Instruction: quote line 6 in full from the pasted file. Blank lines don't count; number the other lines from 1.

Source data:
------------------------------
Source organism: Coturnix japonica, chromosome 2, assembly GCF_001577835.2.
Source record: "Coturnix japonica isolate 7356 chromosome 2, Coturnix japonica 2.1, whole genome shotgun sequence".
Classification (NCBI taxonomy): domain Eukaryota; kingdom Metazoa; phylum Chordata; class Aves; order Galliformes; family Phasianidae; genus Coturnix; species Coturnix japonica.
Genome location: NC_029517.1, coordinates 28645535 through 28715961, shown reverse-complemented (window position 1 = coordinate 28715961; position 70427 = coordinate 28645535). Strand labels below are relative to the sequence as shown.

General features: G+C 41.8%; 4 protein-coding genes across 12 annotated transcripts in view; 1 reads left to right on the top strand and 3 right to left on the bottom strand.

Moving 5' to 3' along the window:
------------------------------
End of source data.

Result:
Moving 5' to 3' along the window: